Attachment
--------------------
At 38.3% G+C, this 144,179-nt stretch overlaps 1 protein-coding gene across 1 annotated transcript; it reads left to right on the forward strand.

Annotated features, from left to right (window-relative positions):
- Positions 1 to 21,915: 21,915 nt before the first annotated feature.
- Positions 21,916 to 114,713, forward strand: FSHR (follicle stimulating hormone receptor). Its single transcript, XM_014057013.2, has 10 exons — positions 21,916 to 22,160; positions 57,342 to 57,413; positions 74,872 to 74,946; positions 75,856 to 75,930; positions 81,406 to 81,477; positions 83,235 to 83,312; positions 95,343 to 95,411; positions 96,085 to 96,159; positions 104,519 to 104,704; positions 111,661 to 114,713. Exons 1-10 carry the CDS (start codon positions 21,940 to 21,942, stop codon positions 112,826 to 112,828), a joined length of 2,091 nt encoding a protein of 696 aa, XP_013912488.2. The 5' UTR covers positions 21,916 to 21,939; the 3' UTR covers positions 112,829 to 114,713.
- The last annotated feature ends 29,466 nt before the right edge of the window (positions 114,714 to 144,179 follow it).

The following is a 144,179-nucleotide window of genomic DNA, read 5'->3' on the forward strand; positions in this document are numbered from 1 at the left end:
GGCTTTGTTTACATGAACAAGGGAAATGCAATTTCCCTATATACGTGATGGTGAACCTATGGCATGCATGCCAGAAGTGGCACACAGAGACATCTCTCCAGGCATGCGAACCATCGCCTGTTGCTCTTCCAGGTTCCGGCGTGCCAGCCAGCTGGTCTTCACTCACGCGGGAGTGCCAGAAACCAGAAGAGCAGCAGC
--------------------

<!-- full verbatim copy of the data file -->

At 38.3% G+C, this 144,179-nt stretch overlaps 1 protein-coding gene across 1 annotated transcript; it reads left to right on the forward strand.

Annotated features, from left to right (window-relative positions):
- Positions 1 to 21,915: 21,915 nt before the first annotated feature.
- Positions 21,916 to 114,713, forward strand: FSHR (follicle stimulating hormone receptor). Its single transcript, XM_014057013.2, has 10 exons — positions 21,916 to 22,160; positions 57,342 to 57,413; positions 74,872 to 74,946; positions 75,856 to 75,930; positions 81,406 to 81,477; positions 83,235 to 83,312; positions 95,343 to 95,411; positions 96,085 to 96,159; positions 104,519 to 104,704; positions 111,661 to 114,713. Exons 1-10 carry the CDS (start codon positions 21,940 to 21,942, stop codon positions 112,826 to 112,828), a joined length of 2,091 nt encoding a protein of 696 aa, XP_013912488.2. The 5' UTR covers positions 21,916 to 21,939; the 3' UTR covers positions 112,829 to 114,713.
- The last annotated feature ends 29,466 nt before the right edge of the window (positions 114,714 to 144,179 follow it).

The following is a 144,179-nucleotide window of genomic DNA, read 5'->3' on the forward strand; positions in this document are numbered from 1 at the left end:
GGCTTTGTTTACATGAACAAGGGAAATGCAATTTCCCTATATACGTGATGGTGAACCTATGGCATGCATGCCAGAAGTGGCACACAGAGACATCTCTCCAGGCATGCGAACCATCGCCTGTTGCTCTTCCAGGTTCCGGCGTGCCAGCCAGCTGGTCTTCACTCACGCGGGAGTGCCAGAAACCAGAAGAGCAGCAGC